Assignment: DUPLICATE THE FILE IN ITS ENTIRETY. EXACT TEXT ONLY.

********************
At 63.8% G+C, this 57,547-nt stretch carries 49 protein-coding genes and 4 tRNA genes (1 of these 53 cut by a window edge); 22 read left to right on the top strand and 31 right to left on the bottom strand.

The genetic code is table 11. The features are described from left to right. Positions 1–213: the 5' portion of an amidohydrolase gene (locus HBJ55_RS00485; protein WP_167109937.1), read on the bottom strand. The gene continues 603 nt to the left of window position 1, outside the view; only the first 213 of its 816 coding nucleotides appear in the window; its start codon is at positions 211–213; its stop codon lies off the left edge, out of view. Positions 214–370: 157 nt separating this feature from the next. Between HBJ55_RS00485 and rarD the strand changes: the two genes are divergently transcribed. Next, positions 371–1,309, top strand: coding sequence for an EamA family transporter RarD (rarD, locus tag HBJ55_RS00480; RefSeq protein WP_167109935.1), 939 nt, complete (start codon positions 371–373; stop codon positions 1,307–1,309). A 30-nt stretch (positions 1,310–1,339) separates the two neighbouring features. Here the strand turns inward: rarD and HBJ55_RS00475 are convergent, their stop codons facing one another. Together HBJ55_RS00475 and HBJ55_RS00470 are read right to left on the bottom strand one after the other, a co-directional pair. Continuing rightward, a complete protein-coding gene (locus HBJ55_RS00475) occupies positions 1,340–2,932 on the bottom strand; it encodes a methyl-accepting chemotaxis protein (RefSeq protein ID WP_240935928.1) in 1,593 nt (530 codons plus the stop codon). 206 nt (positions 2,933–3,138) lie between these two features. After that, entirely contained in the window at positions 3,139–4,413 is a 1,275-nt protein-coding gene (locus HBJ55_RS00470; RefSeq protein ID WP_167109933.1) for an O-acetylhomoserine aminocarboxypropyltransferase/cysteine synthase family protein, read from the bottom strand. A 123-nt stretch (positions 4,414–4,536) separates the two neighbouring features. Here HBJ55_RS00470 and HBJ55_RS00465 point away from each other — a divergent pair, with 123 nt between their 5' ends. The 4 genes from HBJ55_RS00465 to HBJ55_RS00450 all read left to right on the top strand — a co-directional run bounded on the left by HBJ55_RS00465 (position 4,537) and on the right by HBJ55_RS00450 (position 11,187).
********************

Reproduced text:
At 63.8% G+C, this 57,547-nt stretch carries 49 protein-coding genes and 4 tRNA genes (1 of these 53 cut by a window edge); 22 read left to right on the top strand and 31 right to left on the bottom strand.

The genetic code is table 11. The features are described from left to right. Positions 1–213: the 5' portion of an amidohydrolase gene (locus HBJ55_RS00485; protein WP_167109937.1), read on the bottom strand. The gene continues 603 nt to the left of window position 1, outside the view; only the first 213 of its 816 coding nucleotides appear in the window; its start codon is at positions 211–213; its stop codon lies off the left edge, out of view. Positions 214–370: 157 nt separating this feature from the next. Between HBJ55_RS00485 and rarD the strand changes: the two genes are divergently transcribed. Next, positions 371–1,309, top strand: coding sequence for an EamA family transporter RarD (rarD, locus tag HBJ55_RS00480; RefSeq protein WP_167109935.1), 939 nt, complete (start codon positions 371–373; stop codon positions 1,307–1,309). A 30-nt stretch (positions 1,310–1,339) separates the two neighbouring features. Here the strand turns inward: rarD and HBJ55_RS00475 are convergent, their stop codons facing one another. Together HBJ55_RS00475 and HBJ55_RS00470 are read right to left on the bottom strand one after the other, a co-directional pair. Continuing rightward, a complete protein-coding gene (locus HBJ55_RS00475) occupies positions 1,340–2,932 on the bottom strand; it encodes a methyl-accepting chemotaxis protein (RefSeq protein ID WP_240935928.1) in 1,593 nt (530 codons plus the stop codon). 206 nt (positions 2,933–3,138) lie between these two features. After that, entirely contained in the window at positions 3,139–4,413 is a 1,275-nt protein-coding gene (locus HBJ55_RS00470; RefSeq protein ID WP_167109933.1) for an O-acetylhomoserine aminocarboxypropyltransferase/cysteine synthase family protein, read from the bottom strand. A 123-nt stretch (positions 4,414–4,536) separates the two neighbouring features. Here HBJ55_RS00470 and HBJ55_RS00465 point away from each other — a divergent pair, with 123 nt between their 5' ends. The 4 genes from HBJ55_RS00465 to HBJ55_RS00450 all read left to right on the top strand — a co-directional run bounded on the left by HBJ55_RS00465 (position 4,537) and on the right by HBJ55_RS00450 (position 11,187).